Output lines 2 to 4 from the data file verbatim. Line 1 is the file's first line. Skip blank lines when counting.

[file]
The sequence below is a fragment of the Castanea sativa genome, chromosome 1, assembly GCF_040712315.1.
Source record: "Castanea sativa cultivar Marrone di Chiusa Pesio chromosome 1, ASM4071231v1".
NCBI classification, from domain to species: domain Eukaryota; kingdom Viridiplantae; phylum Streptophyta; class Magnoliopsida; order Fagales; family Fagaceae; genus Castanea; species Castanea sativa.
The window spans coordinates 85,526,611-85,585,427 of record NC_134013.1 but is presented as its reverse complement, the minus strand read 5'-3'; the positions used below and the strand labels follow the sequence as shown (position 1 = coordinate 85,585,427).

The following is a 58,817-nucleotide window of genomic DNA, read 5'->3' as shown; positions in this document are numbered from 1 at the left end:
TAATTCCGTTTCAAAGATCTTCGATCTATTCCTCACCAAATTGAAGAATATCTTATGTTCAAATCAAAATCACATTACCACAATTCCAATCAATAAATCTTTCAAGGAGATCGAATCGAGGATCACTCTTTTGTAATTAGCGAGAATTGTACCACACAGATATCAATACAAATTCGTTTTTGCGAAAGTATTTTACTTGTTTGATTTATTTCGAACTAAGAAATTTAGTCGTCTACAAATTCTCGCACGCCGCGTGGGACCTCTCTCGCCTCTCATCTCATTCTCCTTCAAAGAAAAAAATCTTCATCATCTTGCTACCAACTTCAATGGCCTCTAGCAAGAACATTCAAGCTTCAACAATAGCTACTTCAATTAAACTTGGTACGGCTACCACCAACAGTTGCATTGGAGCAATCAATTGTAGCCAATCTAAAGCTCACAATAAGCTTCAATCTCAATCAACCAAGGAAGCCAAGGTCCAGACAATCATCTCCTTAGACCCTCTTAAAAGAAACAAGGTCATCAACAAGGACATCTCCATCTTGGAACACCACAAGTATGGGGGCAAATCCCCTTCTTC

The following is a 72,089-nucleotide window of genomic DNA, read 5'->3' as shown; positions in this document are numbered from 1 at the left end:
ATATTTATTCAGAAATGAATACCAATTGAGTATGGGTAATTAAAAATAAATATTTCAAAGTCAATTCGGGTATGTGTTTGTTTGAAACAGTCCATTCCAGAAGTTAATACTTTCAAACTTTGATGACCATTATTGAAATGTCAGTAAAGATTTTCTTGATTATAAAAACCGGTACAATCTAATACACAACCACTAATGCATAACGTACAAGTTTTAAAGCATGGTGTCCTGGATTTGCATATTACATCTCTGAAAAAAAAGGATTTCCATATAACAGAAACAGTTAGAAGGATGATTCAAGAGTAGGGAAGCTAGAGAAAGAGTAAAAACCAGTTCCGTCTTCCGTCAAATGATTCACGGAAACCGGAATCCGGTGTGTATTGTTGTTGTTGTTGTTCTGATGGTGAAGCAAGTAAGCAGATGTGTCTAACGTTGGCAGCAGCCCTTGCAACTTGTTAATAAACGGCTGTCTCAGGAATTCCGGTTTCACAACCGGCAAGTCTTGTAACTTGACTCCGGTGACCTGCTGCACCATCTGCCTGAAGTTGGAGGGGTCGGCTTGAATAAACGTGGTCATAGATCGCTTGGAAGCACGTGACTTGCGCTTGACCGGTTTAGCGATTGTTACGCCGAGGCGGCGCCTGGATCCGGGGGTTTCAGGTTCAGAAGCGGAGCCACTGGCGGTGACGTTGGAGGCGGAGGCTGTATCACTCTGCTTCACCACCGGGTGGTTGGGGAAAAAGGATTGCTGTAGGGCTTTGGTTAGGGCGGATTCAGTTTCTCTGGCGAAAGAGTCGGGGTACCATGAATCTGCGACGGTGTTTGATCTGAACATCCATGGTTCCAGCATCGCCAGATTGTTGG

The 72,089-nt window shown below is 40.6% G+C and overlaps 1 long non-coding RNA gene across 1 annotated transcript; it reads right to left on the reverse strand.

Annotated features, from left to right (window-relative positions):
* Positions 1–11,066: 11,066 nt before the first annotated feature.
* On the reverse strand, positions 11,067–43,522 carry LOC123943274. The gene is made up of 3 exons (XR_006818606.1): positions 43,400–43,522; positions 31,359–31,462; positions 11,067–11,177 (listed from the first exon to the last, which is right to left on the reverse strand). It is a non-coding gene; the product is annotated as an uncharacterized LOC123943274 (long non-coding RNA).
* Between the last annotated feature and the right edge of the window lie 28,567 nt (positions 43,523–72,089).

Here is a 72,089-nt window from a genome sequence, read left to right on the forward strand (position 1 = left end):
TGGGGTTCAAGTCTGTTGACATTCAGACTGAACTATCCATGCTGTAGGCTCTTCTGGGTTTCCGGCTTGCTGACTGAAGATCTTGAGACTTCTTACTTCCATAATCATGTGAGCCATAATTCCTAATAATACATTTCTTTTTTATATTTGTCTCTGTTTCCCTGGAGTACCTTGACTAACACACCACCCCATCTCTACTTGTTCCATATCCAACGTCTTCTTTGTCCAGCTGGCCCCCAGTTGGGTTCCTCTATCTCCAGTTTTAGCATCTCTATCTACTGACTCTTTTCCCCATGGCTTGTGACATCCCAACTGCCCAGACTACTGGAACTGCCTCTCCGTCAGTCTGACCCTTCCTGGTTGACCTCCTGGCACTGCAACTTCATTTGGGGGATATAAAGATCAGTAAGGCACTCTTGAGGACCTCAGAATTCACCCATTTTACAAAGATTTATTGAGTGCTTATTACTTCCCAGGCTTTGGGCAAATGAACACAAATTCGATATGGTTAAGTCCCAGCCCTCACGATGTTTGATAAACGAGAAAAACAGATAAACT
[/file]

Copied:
Source record: "Castanea sativa cultivar Marrone di Chiusa Pesio chromosome 1, ASM4071231v1".
NCBI classification, from domain to species: domain Eukaryota; kingdom Viridiplantae; phylum Streptophyta; class Magnoliopsida; order Fagales; family Fagaceae; genus Castanea; species Castanea sativa.
The window spans coordinates 85,526,611-85,585,427 of record NC_134013.1 but is presented as its reverse complement, the minus strand read 5'-3'; the positions used below and the strand labels follow the sequence as shown (position 1 = coordinate 85,585,427).